Looking from any angle, the appellant has better sector qualifications than the respondent No. 2 and as such this point has to be decided in favour of the appellant and against the respondent.'
It appears that the petitioner had been permitted to ply his vehicle during the pendency of the appeal and he had been depositing at the rate of Rs. 30/- per day with the Chairman of the Regional Transport Authority under orders of the Tribunal in order that the opposite party No. 1 in the event of his success in the appeal may be compensated. With a view to compensating the opposite party No. 1, the Tribunal directed :--
'It is, therefore, ordered that in the light of my above findings the appeal be allowed on contest and the impugned order be set aside with a direction to the Chairman, R. T. A., Sambalpur, to pay the amount to the appellant which was deposited by the respondent No. 2 at the rate of Rs. 30/- per day as per this Tribunal's order No. 6 dated 2-5-1972 in this appeal.'
3. On the arguments advanced by the parties, three questions arise for consideration.
(1) Is the grant of permit to the petitioner vitiated on account of non-compliance with the requirements of Section 47 (3) of the Act ?
(2) Whether the Appellate Tribunal has gone wrong in determining the question of preference between the petitioner and opposite party No. 1?
(3) Is the direction for compensation appropriate in law ?
4. Section 47 (3) of the Act provides :--
'A Regional Transport Authority may having regard to the matters mentioned in Sub-section (1), limit the number of stage carriages generally or of any specified type for which stage carriage permits may be granted in the region or in any specified areas or on any specified route within the region.'
The Supreme Court dealing with this provision in Abdul Mateen v. Ram Kai-lash, AIR 1963 SC 64 stated :--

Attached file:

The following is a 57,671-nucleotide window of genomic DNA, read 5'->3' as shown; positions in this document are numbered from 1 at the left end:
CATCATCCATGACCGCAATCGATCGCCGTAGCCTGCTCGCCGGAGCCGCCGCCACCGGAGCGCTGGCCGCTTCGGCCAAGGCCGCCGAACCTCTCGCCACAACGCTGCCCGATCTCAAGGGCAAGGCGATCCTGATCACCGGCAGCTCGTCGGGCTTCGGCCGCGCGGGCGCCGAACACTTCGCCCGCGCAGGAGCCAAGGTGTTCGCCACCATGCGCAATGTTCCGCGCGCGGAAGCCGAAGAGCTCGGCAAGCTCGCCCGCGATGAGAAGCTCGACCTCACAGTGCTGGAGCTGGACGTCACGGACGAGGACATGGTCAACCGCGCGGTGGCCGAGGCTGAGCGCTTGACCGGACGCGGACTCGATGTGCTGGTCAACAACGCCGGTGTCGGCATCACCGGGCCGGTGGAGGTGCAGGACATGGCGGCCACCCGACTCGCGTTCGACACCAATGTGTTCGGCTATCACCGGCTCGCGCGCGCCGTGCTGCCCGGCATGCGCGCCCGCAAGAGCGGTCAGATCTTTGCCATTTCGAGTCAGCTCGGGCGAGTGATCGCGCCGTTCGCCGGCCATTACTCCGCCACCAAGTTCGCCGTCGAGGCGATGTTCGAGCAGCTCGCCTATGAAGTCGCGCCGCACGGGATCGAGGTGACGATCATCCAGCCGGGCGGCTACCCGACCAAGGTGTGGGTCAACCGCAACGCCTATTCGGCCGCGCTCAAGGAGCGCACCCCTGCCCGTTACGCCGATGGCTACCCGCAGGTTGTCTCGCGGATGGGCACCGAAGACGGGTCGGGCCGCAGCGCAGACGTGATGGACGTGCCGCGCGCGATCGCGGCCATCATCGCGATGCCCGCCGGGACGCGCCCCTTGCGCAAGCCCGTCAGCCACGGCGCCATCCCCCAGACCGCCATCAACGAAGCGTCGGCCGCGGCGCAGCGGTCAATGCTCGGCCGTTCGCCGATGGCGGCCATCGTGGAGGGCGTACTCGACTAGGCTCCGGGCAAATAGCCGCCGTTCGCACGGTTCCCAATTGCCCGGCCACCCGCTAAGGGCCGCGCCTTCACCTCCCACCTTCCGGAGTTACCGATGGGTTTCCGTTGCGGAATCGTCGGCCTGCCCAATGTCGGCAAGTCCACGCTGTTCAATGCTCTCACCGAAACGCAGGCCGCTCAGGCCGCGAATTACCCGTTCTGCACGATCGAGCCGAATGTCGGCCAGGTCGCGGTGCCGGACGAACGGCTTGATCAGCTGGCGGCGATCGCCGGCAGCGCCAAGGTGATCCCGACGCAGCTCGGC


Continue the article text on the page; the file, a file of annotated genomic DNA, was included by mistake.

'It will be clear from this scheme of the Act that the main section for the grant of a stage carriage permit is Section 48 and in passing an order granting or refusing to grant a stage carriage permit, the Regional Transport Authority has to act subject to the provisions of Section 47. Section 57 is a procedural section and provides for the procedure in applying for and granting permits. The power of the Regional Transport Authority to grant stage carriage permits is to be found in Section 48 and that power is subject to the provisions of Section 47, Section 47 (I) lays down matters for which the Regional Transport Authority shall have regard when considering an application, for a stage carriage permit and Section 47 (3) gives power to the said authority having regard to the matters mentioned in Sub-section (1) to limit the number of stage carriages generally etc. It would be clear therefore that when the Regional Transport Authority proceeds in the manner provided in Section 57 to consider an application for a stage carriage permit and eventually decides either to grant it or not to grant it under Section 48 its order has to be subject to the provisions of Section 47, including Section 47 (3) by which the Regional Transport Authority is given the power to limit the number of stage carriages generally etc. Therefore, if the Regional Transport Authority has limited the number of stage carriages by exercising its power under Section 47 (3), the grant of permits by it under Section 48 has to be subject to the limit fixed under Section 47 (3). We cannot accept the contention on behalf of the appellant that when the Regional Transport Authority following the procedure provided in Section 57, comes to grant or refuse a permit it can ignore the limit fixed under Section 47 (3), because it is also the authority making the order under Section 48. Section 47 (3) is concerned with a general order limiting stage carriages generally etc., on a consideration of matters specified in Section 47 (1). That general order can be modified by the Regional Transport Authority, if it so decides, one way or the other. But the modification of that order is not a matter for consideration when the Regional Transport Authority is dealing with the actual grant of permits under Section 48 read with Section 57, for at that stage what the Regional Transport Authority has to do is to choose between various applicants who may have made applications to it under Section 46 read with Section 57. That in our opinion is not the stage where the general order passed under Section 47 (3) can be re-considered, for the order under Section 48 is subject to the provisions of Section 47, which includes Section 47 (3) under which a general order limiting the number of stage carriages etc., may have been passed